§  The Committee on Nominations and Elections announced the selection of the following candidates for Directors-at-Large for 2018-2020 terms:  Kenneth P. Fivizzani, Wayne E. Jones, Bonnie A. Lawlor, and Barbara A. Sawrey.  The election of two Directors-at-Large from among those candidates and any selected via petition will be conducted in the fall.  Ballots will be distributed to the Council on or before October 1, 2017.

 

Other Council Actions

Amendments to the ACS Bylaws

§  A recommendation by the Council Policy Committee to approve the Petition for the Removal of Officers and Councilors (Bylaw III, Sec. 1, i; Bylaw VII, Sec. 1, c; Bylaw VIII, Sec. 4, d) failed.

 

§  The Council approved the Petition on the Rights of Affiliates (Bylaw II, Sec. 1, a, 2, a, 3, b, (3) and (4)).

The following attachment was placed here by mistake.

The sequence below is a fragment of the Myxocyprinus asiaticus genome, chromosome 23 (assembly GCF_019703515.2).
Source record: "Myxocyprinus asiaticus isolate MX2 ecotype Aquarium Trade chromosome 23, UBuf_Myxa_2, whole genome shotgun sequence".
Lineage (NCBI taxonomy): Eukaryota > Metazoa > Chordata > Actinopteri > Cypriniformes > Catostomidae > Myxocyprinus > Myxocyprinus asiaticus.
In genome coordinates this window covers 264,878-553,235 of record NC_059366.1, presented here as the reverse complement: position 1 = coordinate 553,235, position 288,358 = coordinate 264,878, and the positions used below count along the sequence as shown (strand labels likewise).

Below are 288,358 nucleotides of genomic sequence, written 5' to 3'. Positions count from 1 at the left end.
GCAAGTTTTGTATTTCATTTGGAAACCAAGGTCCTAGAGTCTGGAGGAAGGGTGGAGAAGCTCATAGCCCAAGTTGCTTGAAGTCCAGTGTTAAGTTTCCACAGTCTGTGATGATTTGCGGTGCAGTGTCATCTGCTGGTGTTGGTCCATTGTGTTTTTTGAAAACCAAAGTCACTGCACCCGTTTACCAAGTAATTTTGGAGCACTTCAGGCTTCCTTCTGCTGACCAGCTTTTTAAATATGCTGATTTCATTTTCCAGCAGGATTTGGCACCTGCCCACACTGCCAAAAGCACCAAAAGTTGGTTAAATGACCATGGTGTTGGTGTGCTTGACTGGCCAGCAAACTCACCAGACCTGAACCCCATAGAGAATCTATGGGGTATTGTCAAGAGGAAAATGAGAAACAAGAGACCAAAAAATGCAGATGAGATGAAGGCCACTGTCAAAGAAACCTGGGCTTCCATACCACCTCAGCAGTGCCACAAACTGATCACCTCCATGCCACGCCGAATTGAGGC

Procedures for Removal of a Councilor or Alternate Councilor

§  The Council voted to approve the Procedures for Removal of a Councilor or Alternate Councilor, contingent upon approval of the Petition for the Removal of Officers and Councilors.  As the petition subsequently failed, given the interdependence of the petition and related procedures, the procedures will not take effect.

 

2018 Member Dues

§  The Council voted on the recommendation of the Committee on Budget and Finance to set the member dues for 2018 at the fully escalated rate of $171. This rate is established pursuant to an inflation-adjustment formula in the ACS Constitution and Bylaws.